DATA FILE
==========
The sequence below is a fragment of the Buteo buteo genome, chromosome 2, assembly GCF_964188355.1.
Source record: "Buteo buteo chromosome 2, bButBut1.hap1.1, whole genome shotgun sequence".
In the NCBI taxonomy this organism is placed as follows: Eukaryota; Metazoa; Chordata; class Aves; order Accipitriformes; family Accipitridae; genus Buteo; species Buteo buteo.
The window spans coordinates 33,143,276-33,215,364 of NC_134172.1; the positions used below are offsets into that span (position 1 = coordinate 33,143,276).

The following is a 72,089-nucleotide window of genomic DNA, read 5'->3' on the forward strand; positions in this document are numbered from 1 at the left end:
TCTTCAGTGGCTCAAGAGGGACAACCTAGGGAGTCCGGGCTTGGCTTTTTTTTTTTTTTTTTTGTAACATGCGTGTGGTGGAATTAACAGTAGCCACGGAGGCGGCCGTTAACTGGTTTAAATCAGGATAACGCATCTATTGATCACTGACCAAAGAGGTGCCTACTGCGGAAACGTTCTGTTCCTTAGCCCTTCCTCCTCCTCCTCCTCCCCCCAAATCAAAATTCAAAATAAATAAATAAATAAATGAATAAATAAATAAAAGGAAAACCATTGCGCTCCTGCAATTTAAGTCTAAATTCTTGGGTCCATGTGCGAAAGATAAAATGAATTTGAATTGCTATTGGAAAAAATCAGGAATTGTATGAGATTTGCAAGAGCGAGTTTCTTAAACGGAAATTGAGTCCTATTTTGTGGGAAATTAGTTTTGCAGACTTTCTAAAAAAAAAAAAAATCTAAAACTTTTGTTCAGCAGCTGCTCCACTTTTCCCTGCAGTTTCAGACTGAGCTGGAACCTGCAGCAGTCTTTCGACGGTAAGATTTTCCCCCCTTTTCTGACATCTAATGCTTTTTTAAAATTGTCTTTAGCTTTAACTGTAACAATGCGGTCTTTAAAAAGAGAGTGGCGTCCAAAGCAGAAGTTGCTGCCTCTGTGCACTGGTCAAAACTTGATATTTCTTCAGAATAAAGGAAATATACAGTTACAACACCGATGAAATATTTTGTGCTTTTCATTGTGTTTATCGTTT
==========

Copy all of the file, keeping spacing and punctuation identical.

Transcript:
The sequence below is a fragment of the Buteo buteo genome, chromosome 2, assembly GCF_964188355.1.
Source record: "Buteo buteo chromosome 2, bButBut1.hap1.1, whole genome shotgun sequence".
In the NCBI taxonomy this organism is placed as follows: Eukaryota; Metazoa; Chordata; class Aves; order Accipitriformes; family Accipitridae; genus Buteo; species Buteo buteo.
The window spans coordinates 33,143,276-33,215,364 of NC_134172.1; the positions used below are offsets into that span (position 1 = coordinate 33,143,276).

The following is a 72,089-nucleotide window of genomic DNA, read 5'->3' on the forward strand; positions in this document are numbered from 1 at the left end:
TCTTCAGTGGCTCAAGAGGGACAACCTAGGGAGTCCGGGCTTGGCTTTTTTTTTTTTTTTTTTGTAACATGCGTGTGGTGGAATTAACAGTAGCCACGGAGGCGGCCGTTAACTGGTTTAAATCAGGATAACGCATCTATTGATCACTGACCAAAGAGGTGCCTACTGCGGAAACGTTCTGTTCCTTAGCCCTTCCTCCTCCTCCTCCTCCCCCCAAATCAAAATTCAAAATAAATAAATAAATAAATGAATAAATAAATAAAAGGAAAACCATTGCGCTCCTGCAATTTAAGTCTAAATTCTTGGGTCCATGTGCGAAAGATAAAATGAATTTGAATTGCTATTGGAAAAAATCAGGAATTGTATGAGATTTGCAAGAGCGAGTTTCTTAAACGGAAATTGAGTCCTATTTTGTGGGAAATTAGTTTTGCAGACTTTCTAAAAAAAAAAAAAATCTAAAACTTTTGTTCAGCAGCTGCTCCACTTTTCCCTGCAGTTTCAGACTGAGCTGGAACCTGCAGCAGTCTTTCGACGGTAAGATTTTCCCCCCTTTTCTGACATCTAATGCTTTTTTAAAATTGTCTTTAGCTTTAACTGTAACAATGCGGTCTTTAAAAAGAGAGTGGCGTCCAAAGCAGAAGTTGCTGCCTCTGTGCACTGGTCAAAACTTGATATTTCTTCAGAATAAAGGAAATATACAGTTACAACACCGATGAAATATTTTGTGCTTTTCATTGTGTTTATCGTTT